Well, folks, that question has a new answer. Last night's victory was as complete as can be. The defense was typically fantastic, and that side of the ball has been where the Lakers have been winning their bread all season long. Kobe switching onto Russell Westbrook was as genius a move as it was obvious, and poor RW may never be the same in this series. But the offense … THE OFFENSE!!! I'm sure I'm not alone in thinking "Where the fuck did that come from?". I didn't think this team was capable of such a display of offensive execution, and for good reason. Because they haven't given us one. Last night's game was the best offensive performance the Lakers have had all season.
There may have been a couple games when the team shot better from 3 pt range, or better from the field overall. There may have been a couple times where the Lakers points per possession was further north. But, having watched every single Lakers game from preseason to post, I feel confident in labeling last night's ball movement and execution of the Triangle offense as the best the 09-10 team has put together to date. The interior passing deserves its own entire article, and it was coming and going from every direction. Kobe to Pau, Kobe to Drew, Artest to Drew, Pau to Drew, Drew to Pau. Everyone was making the right pass, everyone was making the right read, everyone was in the right place. That's how the Lakers were able to put up 1.21 PPP despite taking less than 20% of their attempts from behind the arc.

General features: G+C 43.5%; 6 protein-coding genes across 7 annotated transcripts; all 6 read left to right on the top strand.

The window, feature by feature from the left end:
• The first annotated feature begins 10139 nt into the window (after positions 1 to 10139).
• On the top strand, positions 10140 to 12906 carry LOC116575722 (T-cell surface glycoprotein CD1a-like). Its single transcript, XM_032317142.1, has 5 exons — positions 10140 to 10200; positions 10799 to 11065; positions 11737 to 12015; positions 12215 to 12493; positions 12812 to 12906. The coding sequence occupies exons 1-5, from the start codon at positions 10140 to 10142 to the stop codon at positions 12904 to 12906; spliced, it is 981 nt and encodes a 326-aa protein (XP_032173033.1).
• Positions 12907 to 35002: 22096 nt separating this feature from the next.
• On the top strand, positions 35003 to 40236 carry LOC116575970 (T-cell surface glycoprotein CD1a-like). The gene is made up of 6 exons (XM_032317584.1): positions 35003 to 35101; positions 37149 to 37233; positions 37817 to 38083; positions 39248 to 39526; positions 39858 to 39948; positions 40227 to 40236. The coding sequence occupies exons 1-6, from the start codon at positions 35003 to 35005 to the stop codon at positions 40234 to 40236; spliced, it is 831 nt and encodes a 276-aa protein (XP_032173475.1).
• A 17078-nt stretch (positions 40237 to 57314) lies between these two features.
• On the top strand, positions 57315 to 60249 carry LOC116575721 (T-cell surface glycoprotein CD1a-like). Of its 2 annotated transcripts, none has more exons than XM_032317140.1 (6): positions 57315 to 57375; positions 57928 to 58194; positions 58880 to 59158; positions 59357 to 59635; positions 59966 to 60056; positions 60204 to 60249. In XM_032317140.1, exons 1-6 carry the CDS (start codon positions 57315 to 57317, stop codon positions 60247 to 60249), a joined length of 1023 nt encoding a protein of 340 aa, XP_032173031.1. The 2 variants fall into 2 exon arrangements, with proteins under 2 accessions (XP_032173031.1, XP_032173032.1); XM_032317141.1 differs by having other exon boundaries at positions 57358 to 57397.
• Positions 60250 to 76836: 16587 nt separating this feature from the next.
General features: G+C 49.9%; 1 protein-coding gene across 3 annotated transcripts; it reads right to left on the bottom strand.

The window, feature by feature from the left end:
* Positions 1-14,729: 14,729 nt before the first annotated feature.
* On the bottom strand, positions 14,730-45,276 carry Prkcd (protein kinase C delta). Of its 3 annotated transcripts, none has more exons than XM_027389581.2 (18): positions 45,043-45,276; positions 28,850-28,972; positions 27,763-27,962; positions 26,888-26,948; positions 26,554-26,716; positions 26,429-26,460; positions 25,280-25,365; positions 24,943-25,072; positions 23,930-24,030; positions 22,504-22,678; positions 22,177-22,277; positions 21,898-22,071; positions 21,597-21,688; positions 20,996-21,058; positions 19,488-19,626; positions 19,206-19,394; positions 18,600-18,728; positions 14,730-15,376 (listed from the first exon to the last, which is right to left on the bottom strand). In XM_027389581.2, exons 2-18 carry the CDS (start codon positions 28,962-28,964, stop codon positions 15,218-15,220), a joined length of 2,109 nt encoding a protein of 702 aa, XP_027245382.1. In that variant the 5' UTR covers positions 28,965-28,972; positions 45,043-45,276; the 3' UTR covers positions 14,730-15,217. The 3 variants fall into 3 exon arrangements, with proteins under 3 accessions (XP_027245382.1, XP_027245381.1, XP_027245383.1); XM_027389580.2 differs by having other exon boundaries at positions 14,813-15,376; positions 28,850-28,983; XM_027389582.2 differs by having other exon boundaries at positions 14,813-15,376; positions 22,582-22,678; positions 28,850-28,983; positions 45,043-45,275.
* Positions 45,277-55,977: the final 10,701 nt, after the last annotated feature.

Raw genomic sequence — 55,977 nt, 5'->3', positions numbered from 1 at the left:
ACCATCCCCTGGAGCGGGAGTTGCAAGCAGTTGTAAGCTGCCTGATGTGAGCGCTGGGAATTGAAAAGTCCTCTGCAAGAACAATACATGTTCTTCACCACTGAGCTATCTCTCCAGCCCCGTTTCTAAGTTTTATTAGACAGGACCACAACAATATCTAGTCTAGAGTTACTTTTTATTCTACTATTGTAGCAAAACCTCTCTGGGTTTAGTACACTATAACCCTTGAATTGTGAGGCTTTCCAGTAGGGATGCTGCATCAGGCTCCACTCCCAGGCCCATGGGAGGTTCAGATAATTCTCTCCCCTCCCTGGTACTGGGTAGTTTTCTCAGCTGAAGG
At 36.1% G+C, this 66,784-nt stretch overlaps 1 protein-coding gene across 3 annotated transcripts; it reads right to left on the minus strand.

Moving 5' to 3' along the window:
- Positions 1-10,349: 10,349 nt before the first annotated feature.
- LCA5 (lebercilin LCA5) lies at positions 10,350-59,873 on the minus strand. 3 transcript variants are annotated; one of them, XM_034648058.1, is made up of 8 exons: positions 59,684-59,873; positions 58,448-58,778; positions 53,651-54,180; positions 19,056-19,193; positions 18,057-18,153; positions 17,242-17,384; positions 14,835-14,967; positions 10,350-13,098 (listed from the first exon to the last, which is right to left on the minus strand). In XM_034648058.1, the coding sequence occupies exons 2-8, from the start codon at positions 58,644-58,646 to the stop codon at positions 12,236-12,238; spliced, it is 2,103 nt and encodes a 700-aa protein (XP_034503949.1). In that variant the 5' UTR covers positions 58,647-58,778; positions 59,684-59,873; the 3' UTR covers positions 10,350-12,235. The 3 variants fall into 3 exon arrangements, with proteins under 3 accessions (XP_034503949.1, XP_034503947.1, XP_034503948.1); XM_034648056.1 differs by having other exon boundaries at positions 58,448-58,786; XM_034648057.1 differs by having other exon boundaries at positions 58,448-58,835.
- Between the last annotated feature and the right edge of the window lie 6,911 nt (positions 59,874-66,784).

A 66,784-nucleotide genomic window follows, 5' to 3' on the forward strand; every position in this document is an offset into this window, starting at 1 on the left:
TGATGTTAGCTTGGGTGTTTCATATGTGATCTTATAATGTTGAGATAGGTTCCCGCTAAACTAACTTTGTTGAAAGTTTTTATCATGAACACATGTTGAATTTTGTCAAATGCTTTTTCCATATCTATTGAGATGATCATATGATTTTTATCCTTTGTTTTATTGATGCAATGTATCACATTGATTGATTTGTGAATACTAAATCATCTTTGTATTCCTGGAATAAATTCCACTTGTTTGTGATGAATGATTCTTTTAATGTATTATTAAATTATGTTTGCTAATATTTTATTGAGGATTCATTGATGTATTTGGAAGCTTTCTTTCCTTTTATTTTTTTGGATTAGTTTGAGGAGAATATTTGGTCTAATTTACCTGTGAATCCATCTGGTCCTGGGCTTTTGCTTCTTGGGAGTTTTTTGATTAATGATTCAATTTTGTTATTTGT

Kobe's offensive play was fantastic, from controlled fade aways to penetration with appropriate dime giving, to his straight up holding class and teaching Kevin Durant a lesson. Pau and Drew provided on of the better combined performances we've seen from them, since it's usually only one or the other that brings major league production on a given night. The bench actually provided spark instead of fizzle. But the most heart warming aspect of the Lakers offensive game, for me at least, was seeing Ron Artest look as if he was right at home in the Triangle. 5 assists and 14 pts on 11 shots (as compared to 28 pts on 40 shots for the series prior), including 2-4 from 3 pt range. And his rim rattling throw down made him seem like a completely different player. If Artest can come even close to aproximating this type of performance on a consistent basis, the Lakers hopes of repeating soar.
Of course, I feel better about the Lakers championship hopes already. Not because I think this game signals a consistent turnaround in their play, and not because this one result will cause the Lakers fear factor to increase amongst the other playoff combatants. No, I feel better today because it has been so long since the Lakers have actually looked the part of a defending champion that I couldn't help but wonder if they were still capable of it. Um, yes, yes they are capable. The team that showed up last night, executing on both sides of the ball, can beat anybody in a 7 game series. The Lakers still have a long way to go to prove that said team can show up more than once, but at least we know it exists. They may be old, they may be tired, and they may be hurt. But they still own a woodshed that they can take other teams behind. There's still some fight in those legs.